Plus, with the ever lasting "threat" of terrorism, constant surveillance has become a reality. Being from the UK you possibly know best what I mean. I don't think there is a city that has more surveillance cameras than London. ;-)

Privacy and data protection have become irrelevant. Our world is closer to Bentham's panopticon than to anything else. :-(

4/8/08 8:12 AM # Posted By Jeff

I agree with everyone. Dan is correct in that the folks in the TSA do a thankless job and should be thanked. Sean is right in that the TSA can't "really" secure our skies. Chris is right in that a surveillance state won't really make anything better.

The biggest problem as I see it that most of these security systems have far reaching uses beyond protection from terrorism. :(

4/8/08 11:11 AM # Posted By Rob Wilkerson

As with anything else, there's a simple "common sense test" that should be applied. Everyone's so busy worrying about the letter of the law that the spirit of the law gets lost. That said, the stakes are potentially mortal in this case so a slight lean towards the letter rather than the spirit isn't _entirely_ out of line.

A bit of a better balance (pardon the alliteration) would certainly be appreciated, though.

4/8/08 9:45 PM # Posted By Sean Corfield

@Jeff, yes, I don't mean to denigrate the TSA security staff. They are definitely doing a thankless job and they are just trying to follow the rules. The rules are idiotic, as are the people who made them. The TSA is idiotic as a whole, as is "Homeland Security", but the folks actually manning the security lines are just doing their jobs and I try really hard to be pleasant, polite and co-operative. That incident with the earring was just extremely silly (and the Natl Guard guys were laughing about it).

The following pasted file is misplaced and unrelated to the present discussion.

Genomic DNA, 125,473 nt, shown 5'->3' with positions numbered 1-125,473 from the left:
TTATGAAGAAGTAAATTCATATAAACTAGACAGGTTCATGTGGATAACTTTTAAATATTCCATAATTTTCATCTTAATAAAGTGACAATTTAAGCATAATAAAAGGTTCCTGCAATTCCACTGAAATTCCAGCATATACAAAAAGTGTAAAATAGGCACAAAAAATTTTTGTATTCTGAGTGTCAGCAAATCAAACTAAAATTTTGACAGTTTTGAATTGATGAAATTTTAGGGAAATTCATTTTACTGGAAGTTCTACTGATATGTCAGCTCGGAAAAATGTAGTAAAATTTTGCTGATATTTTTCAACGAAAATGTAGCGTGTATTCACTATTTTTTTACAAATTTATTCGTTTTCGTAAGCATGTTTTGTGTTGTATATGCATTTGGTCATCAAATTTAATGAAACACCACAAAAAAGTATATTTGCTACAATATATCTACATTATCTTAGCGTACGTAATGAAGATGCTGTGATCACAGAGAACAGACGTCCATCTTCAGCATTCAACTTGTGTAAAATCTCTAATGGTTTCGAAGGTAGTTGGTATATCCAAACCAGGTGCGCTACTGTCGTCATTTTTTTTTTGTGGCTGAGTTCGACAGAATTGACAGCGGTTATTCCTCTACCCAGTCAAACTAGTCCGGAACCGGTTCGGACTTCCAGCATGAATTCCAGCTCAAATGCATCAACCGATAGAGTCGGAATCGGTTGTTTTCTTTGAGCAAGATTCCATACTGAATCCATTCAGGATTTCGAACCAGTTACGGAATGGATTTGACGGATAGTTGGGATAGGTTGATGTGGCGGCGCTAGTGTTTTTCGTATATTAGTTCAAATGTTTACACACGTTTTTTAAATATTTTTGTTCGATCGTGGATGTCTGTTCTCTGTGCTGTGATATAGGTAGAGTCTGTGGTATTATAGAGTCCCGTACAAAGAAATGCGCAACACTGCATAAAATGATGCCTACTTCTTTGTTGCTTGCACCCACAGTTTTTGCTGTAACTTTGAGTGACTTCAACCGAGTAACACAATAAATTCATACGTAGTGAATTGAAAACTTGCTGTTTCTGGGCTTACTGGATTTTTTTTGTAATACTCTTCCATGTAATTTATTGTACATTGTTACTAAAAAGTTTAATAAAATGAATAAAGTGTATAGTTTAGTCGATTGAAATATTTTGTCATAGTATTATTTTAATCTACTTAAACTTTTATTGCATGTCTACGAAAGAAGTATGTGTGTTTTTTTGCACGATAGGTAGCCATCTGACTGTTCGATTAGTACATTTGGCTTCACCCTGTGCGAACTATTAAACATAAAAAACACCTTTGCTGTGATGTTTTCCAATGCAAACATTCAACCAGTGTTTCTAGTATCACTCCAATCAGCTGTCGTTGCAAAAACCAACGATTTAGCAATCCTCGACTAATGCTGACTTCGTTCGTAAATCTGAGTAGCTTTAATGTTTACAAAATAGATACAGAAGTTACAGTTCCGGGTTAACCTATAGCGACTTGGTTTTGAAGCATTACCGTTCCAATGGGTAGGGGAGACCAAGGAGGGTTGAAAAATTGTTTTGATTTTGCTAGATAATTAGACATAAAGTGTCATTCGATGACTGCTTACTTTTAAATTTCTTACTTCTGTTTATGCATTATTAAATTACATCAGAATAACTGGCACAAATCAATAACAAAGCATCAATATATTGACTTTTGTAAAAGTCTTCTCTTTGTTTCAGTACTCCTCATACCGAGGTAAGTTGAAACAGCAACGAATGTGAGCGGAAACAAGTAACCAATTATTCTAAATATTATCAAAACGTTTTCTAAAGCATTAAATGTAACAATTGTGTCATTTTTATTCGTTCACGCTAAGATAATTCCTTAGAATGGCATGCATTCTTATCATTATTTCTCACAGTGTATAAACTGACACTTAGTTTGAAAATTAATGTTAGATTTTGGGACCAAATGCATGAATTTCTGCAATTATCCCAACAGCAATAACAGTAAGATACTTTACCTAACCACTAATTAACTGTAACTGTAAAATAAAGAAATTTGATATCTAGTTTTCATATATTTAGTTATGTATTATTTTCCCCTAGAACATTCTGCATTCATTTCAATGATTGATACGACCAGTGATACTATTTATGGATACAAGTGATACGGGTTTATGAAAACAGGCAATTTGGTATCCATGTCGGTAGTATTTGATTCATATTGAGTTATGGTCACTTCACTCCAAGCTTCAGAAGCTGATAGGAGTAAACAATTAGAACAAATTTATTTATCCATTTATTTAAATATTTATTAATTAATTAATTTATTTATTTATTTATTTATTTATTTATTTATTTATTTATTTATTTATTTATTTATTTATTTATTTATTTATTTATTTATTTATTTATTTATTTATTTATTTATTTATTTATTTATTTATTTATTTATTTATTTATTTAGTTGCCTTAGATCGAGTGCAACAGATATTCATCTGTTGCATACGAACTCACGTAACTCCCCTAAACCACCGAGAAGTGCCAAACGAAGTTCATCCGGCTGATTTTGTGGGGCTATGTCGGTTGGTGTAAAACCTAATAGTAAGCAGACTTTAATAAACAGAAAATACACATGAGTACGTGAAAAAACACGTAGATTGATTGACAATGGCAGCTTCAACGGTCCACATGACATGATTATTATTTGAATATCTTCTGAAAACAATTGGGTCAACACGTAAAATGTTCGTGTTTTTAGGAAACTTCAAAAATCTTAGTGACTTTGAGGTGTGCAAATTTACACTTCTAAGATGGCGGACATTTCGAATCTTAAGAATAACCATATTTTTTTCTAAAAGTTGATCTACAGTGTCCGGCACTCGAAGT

4/23/08 7:48 AM # Posted By Dan O'Keefe


The pliars would have come in handy for the woman who was reguired to remove her nipple rings before being allowed to pass. Did you hear about that one? @Sean - did you send Dan the Fly Clear invite?


5/6/08 2:06 AM # Posted By Sean Corfield

Body jewelry does not trigger the metal detector so that's an apocryphal story (and is incorrect). I speak as someone who has had 17 body piercings, some with very large pieces of metal in them - and NEVER had a problem at airports.

As for the Fly Clear invites, I send them to anyone who wants them.

5/6/08 12:08 PM # Posted By Dan O'Keefe

@Sean, As someone who is a piercing virgin, I would yield to your expertise. I believe the hand held scanners are more sensitive and she was randomly selected for further screening. The article is here: http://www.cnn.com/2008/US/03/28/nipple.ring/

5/10/08 1:57 AM # Posted By Sean Corfield

Yes, the hand scanners sometimes go "ping" over body jewelry - and I've had a lot of fun with security folks who've used hand scanners on me :)

But the point is that the main metal detector arches do *not* "ping" on body jewelry. It's a common misconception and one I feel compelled to educate people on :)